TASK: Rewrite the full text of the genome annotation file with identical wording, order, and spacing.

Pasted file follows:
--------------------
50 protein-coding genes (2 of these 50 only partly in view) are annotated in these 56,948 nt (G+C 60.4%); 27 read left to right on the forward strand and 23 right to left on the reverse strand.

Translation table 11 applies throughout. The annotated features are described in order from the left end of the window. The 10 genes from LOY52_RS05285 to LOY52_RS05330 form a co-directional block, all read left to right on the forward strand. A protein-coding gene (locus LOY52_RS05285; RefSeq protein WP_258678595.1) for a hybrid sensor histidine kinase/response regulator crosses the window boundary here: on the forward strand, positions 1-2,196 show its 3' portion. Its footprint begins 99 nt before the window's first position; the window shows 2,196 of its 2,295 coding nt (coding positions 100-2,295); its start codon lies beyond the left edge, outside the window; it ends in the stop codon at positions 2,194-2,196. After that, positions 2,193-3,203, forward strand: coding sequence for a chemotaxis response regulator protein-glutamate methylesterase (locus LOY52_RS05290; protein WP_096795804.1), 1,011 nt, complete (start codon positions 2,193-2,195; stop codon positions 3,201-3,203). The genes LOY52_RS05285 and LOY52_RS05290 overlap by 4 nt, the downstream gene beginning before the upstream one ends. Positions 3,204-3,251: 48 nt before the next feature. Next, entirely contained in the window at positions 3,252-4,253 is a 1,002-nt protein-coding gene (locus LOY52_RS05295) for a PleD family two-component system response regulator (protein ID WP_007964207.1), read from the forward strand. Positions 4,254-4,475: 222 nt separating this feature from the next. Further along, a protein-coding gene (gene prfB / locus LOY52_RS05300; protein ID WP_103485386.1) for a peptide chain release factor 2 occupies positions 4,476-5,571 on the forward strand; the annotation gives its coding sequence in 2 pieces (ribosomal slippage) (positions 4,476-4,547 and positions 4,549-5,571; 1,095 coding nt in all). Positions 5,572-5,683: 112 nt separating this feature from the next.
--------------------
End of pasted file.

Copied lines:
50 protein-coding genes (2 of these 50 only partly in view) are annotated in these 56,948 nt (G+C 60.4%); 27 read left to right on the forward strand and 23 right to left on the reverse strand.

Translation table 11 applies throughout. The annotated features are described in order from the left end of the window. The 10 genes from LOY52_RS05285 to LOY52_RS05330 form a co-directional block, all read left to right on the forward strand. A protein-coding gene (locus LOY52_RS05285; RefSeq protein WP_258678595.1) for a hybrid sensor histidine kinase/response regulator crosses the window boundary here: on the forward strand, positions 1-2,196 show its 3' portion. Its footprint begins 99 nt before the window's first position; the window shows 2,196 of its 2,295 coding nt (coding positions 100-2,295); its start codon lies beyond the left edge, outside the window; it ends in the stop codon at positions 2,194-2,196. After that, positions 2,193-3,203, forward strand: coding sequence for a chemotaxis response regulator protein-glutamate methylesterase (locus LOY52_RS05290; protein WP_096795804.1), 1,011 nt, complete (start codon positions 2,193-2,195; stop codon positions 3,201-3,203). The genes LOY52_RS05285 and LOY52_RS05290 overlap by 4 nt, the downstream gene beginning before the upstream one ends. Positions 3,204-3,251: 48 nt before the next feature. Next, entirely contained in the window at positions 3,252-4,253 is a 1,002-nt protein-coding gene (locus LOY52_RS05295) for a PleD family two-component system response regulator (protein ID WP_007964207.1), read from the forward strand. Positions 4,254-4,475: 222 nt separating this feature from the next. Further along, a protein-coding gene (gene prfB / locus LOY52_RS05300; protein ID WP_103485386.1) for a peptide chain release factor 2 occupies positions 4,476-5,571 on the forward strand; the annotation gives its coding sequence in 2 pieces (ribosomal slippage) (positions 4,476-4,547 and positions 4,549-5,571; 1,095 coding nt in all). Positions 5,572-5,683: 112 nt separating this feature from the next.